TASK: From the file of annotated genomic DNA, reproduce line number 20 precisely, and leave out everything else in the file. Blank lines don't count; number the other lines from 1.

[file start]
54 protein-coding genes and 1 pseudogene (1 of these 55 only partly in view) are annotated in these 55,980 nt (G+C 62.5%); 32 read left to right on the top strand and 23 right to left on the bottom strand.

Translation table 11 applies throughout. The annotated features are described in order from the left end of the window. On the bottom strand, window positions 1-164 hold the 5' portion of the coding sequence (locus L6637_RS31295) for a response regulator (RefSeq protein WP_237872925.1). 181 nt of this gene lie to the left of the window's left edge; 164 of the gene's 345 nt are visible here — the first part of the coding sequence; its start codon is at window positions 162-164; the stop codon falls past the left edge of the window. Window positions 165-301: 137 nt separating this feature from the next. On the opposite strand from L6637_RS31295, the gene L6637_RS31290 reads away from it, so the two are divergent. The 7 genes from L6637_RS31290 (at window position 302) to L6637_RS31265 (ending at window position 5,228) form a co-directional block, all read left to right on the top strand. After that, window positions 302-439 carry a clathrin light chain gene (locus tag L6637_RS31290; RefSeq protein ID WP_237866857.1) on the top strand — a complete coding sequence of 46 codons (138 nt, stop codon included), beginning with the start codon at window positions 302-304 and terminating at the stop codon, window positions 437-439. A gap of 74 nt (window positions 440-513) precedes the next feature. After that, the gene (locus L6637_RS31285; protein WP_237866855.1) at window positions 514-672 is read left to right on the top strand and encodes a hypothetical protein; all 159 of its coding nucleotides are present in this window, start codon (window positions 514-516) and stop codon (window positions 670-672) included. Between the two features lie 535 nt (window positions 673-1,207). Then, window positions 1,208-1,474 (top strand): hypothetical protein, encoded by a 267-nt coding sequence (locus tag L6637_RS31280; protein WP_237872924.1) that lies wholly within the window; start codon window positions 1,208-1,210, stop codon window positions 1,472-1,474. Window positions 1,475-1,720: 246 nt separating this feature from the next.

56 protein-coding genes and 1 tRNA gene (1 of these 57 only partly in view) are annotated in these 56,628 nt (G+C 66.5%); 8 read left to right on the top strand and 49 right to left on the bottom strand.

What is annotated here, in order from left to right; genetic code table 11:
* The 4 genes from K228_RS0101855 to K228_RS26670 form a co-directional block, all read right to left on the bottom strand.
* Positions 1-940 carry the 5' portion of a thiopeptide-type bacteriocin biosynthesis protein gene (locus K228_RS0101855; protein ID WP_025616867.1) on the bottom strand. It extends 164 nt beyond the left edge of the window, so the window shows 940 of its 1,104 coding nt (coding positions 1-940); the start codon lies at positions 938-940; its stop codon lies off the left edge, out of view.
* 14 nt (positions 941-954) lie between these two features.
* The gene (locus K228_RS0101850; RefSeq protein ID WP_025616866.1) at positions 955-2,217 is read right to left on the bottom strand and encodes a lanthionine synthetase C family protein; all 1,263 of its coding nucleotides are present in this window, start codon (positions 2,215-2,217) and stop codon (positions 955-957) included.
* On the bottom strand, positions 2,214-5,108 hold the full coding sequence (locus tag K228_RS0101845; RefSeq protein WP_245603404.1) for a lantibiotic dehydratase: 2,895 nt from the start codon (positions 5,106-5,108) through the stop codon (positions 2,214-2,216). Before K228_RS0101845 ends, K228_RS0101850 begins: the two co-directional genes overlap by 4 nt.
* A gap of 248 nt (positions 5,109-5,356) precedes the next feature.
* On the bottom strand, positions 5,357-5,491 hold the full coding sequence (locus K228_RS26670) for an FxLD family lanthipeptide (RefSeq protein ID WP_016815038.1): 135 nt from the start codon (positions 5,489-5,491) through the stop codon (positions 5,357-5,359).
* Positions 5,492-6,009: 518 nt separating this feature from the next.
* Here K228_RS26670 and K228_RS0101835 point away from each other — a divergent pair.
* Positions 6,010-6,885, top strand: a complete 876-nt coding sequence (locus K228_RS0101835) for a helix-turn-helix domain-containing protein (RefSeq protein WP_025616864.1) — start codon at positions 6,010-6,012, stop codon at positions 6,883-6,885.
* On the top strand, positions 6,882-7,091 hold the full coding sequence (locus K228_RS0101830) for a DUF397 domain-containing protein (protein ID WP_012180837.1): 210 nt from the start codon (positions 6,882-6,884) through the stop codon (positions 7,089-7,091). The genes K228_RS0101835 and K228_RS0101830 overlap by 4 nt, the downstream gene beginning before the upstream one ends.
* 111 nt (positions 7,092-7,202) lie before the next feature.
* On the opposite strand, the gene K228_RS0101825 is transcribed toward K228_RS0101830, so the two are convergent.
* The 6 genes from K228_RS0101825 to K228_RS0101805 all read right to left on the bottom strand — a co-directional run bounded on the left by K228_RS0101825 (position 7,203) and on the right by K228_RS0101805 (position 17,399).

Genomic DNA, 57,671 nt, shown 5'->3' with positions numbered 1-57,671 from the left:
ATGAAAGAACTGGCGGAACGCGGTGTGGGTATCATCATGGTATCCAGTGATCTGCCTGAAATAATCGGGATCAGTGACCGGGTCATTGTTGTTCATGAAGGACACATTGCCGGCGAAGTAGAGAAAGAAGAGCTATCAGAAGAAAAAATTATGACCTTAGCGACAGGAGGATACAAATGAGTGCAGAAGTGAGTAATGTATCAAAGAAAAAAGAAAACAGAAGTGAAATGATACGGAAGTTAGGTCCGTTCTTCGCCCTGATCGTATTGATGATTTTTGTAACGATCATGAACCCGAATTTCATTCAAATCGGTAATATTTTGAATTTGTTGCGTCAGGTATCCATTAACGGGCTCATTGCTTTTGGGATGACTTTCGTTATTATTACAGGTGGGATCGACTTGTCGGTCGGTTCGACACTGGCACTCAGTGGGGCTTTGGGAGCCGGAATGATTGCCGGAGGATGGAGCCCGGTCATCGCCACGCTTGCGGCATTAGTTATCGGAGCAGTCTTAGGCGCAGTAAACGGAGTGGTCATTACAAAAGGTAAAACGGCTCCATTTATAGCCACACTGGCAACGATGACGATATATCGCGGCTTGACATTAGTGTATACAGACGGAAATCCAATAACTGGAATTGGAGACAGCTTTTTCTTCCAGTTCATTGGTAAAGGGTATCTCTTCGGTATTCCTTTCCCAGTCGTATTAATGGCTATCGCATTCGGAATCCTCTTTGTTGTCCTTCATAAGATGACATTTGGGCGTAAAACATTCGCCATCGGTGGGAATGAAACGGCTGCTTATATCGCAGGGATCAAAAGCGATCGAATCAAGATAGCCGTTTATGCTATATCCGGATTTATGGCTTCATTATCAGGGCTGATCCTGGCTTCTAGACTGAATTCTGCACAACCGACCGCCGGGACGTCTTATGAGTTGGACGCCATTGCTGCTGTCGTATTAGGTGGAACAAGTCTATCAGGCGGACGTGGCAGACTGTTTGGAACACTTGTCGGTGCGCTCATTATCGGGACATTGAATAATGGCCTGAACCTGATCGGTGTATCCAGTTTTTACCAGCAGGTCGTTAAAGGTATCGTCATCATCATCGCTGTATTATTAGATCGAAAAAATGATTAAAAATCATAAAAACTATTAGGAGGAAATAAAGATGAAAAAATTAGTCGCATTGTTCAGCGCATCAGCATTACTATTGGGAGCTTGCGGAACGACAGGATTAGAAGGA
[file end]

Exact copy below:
ATGAAAGAACTGGCGGAACGCGGTGTGGGTATCATCATGGTATCCAGTGATCTGCCTGAAATAATCGGGATCAGTGACCGGGTCATTGTTGTTCATGAAGGACACATTGCCGGCGAAGTAGAGAAAGAAGAGCTATCAGAAGAAAAAATTATGACCTTAGCGACAGGAGGATACAAATGAGTGCAGAAGTGAGTAATGTATCAAAGAAAAAAGAAAACAGAAGTGAAATGATACGGAAGTTAGGTCCGTTCTTCGCCCTGATCGTATTGATGATTTTTGTAACGATCATGAACCCGAATTTCATTCAAATCGGTAATATTTTGAATTTGTTGCGTCAGGTATCCATTAACGGGCTCATTGCTTTTGGGATGACTTTCGTTATTATTACAGGTGGGATCGACTTGTCGGTCGGTTCGACACTGGCACTCAGTGGGGCTTTGGGAGCCGGAATGATTGCCGGAGGATGGAGCCCGGTCATCGCCACGCTTGCGGCATTAGTTATCGGAGCAGTCTTAGGCGCAGTAAACGGAGTGGTCATTACAAAAGGTAAAACGGCTCCATTTATAGCCACACTGGCAACGATGACGATATATCGCGGCTTGACATTAGTGTATACAGACGGAAATCCAATAACTGGAATTGGAGACAGCTTTTTCTTCCAGTTCATTGGTAAAGGGTATCTCTTCGGTATTCCTTTCCCAGTCGTATTAATGGCTATCGCATTCGGAATCCTCTTTGTTGTCCTTCATAAGATGACATTTGGGCGTAAAACATTCGCCATCGGTGGGAATGAAACGGCTGCTTATATCGCAGGGATCAAAAGCGATCGAATCAAGATAGCCGTTTATGCTATATCCGGATTTATGGCTTCATTATCAGGGCTGATCCTGGCTTCTAGACTGAATTCTGCACAACCGACCGCCGGGACGTCTTATGAGTTGGACGCCATTGCTGCTGTCGTATTAGGTGGAACAAGTCTATCAGGCGGACGTGGCAGACTGTTTGGAACACTTGTCGGTGCGCTCATTATCGGGACATTGAATAATGGCCTGAACCTGATCGGTGTATCCAGTTTTTACCAGCAGGTCGTTAAAGGTATCGTCATCATCATCGCTGTATTATTAGATCGAAAAAATGATTAAAAATCATAAAAACTATTAGGAGGAAATAAAGATGAAAAAATTAGTCGCATTGTTCAGCGCATCAGCATTACTATTGGGAGCTTGCGGAACGACAGGATTAGAAGGA